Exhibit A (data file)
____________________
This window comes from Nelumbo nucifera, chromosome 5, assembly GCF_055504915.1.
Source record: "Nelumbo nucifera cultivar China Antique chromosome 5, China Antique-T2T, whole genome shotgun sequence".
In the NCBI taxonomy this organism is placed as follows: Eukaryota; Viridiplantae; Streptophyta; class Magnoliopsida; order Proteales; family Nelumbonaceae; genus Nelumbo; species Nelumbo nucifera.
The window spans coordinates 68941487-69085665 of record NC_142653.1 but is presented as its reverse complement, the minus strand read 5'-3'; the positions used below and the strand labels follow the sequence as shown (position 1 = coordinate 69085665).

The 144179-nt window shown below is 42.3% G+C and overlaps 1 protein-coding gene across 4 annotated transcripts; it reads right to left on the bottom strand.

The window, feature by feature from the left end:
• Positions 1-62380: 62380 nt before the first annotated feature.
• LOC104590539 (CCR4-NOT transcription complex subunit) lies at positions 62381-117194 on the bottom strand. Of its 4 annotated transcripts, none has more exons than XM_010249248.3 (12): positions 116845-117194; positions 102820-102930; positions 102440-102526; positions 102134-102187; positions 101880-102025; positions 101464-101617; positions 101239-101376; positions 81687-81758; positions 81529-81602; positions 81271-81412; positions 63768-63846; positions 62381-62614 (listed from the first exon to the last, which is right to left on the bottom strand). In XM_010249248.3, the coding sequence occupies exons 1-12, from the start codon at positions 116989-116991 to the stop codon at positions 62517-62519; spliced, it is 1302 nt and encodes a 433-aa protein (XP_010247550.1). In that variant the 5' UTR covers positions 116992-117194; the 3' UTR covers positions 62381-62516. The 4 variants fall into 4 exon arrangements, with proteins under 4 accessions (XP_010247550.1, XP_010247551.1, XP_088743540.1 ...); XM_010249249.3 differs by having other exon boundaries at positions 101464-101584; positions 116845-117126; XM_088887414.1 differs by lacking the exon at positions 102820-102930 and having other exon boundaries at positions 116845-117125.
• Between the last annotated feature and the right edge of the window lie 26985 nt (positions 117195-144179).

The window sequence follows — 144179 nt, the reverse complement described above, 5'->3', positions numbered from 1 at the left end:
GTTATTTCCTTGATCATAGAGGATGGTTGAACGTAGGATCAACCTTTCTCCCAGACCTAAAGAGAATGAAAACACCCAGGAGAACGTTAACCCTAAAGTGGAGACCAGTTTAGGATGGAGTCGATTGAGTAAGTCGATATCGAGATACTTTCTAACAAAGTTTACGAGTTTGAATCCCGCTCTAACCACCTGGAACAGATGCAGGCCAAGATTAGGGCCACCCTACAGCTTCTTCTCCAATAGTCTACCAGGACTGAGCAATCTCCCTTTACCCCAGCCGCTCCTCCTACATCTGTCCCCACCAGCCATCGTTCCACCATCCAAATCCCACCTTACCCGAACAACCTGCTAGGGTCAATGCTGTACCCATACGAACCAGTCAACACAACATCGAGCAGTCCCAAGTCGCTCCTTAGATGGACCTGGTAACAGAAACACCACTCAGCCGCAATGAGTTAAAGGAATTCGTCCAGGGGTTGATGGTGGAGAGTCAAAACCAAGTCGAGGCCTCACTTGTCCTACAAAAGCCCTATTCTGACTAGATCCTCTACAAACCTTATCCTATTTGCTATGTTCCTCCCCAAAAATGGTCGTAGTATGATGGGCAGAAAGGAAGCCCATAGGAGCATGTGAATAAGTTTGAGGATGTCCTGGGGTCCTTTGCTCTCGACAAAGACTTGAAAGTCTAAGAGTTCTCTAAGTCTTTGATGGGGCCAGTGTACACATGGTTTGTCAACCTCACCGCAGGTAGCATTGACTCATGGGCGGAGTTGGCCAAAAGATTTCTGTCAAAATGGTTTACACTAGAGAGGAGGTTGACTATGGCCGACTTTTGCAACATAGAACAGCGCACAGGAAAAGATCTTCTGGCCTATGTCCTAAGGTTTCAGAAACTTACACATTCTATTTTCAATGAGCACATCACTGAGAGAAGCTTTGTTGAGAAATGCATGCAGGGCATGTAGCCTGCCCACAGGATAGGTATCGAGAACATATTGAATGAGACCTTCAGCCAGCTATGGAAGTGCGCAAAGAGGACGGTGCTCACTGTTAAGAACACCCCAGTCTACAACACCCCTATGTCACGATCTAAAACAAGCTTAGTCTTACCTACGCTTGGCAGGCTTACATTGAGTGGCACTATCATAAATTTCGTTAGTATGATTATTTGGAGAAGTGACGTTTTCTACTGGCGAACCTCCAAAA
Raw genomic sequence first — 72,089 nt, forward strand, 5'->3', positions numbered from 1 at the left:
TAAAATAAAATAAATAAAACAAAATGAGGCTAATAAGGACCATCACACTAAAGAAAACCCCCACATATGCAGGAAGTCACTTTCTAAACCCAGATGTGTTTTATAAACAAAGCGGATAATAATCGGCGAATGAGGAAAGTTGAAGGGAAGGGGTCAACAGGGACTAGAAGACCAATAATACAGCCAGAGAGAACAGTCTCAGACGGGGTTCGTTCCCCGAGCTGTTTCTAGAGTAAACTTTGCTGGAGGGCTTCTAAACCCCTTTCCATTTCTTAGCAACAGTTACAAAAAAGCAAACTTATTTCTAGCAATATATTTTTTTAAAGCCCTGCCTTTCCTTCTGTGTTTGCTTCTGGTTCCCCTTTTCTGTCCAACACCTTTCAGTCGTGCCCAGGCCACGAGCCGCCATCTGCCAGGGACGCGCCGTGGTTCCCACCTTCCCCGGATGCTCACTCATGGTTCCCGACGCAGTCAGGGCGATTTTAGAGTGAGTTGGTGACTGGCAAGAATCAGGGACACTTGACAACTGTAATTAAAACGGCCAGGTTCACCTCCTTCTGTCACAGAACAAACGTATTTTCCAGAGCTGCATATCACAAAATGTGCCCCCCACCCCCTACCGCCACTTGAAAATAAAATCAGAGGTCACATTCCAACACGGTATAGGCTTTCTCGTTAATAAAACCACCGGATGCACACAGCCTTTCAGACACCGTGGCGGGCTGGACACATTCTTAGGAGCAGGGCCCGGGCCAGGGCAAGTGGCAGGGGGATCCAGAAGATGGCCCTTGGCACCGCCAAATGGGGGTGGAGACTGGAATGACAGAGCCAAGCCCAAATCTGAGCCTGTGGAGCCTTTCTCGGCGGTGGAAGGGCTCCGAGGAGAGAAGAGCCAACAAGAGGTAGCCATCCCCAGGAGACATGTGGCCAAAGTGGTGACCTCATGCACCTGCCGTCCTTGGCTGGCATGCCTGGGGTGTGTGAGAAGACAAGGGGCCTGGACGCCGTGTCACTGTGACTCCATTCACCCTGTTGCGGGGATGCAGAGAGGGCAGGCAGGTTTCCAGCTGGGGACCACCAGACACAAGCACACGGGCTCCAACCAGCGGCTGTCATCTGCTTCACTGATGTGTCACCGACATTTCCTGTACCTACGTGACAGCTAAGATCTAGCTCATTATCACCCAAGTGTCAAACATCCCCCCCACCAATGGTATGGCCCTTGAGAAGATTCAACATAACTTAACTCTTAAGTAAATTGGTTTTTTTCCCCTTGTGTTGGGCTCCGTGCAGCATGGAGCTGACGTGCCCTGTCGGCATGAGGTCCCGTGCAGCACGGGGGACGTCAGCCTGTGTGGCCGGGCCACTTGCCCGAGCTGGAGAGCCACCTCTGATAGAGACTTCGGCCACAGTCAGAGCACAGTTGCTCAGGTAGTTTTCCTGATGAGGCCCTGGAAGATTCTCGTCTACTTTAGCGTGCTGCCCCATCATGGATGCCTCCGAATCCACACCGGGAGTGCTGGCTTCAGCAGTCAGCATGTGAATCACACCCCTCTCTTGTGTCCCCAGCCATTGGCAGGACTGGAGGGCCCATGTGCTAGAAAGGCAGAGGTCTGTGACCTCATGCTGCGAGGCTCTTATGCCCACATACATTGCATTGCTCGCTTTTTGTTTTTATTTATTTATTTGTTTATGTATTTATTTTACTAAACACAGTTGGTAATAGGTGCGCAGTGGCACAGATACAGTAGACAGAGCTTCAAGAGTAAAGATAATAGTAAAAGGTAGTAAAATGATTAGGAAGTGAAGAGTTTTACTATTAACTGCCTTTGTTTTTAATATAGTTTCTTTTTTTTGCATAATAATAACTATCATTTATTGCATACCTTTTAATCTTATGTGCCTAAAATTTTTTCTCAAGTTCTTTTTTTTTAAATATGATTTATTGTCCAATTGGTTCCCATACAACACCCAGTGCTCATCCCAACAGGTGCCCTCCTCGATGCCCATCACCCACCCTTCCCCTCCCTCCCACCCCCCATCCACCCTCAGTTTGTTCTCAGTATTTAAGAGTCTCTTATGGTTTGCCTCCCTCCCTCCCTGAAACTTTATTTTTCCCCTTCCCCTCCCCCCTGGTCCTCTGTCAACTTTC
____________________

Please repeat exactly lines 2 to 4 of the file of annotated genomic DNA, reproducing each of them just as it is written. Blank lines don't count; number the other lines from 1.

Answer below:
Source record: "Nelumbo nucifera cultivar China Antique chromosome 5, China Antique-T2T, whole genome shotgun sequence".
In the NCBI taxonomy this organism is placed as follows: Eukaryota; Viridiplantae; Streptophyta; class Magnoliopsida; order Proteales; family Nelumbonaceae; genus Nelumbo; species Nelumbo nucifera.
The window spans coordinates 68941487-69085665 of record NC_142653.1 but is presented as its reverse complement, the minus strand read 5'-3'; the positions used below and the strand labels follow the sequence as shown (position 1 = coordinate 69085665).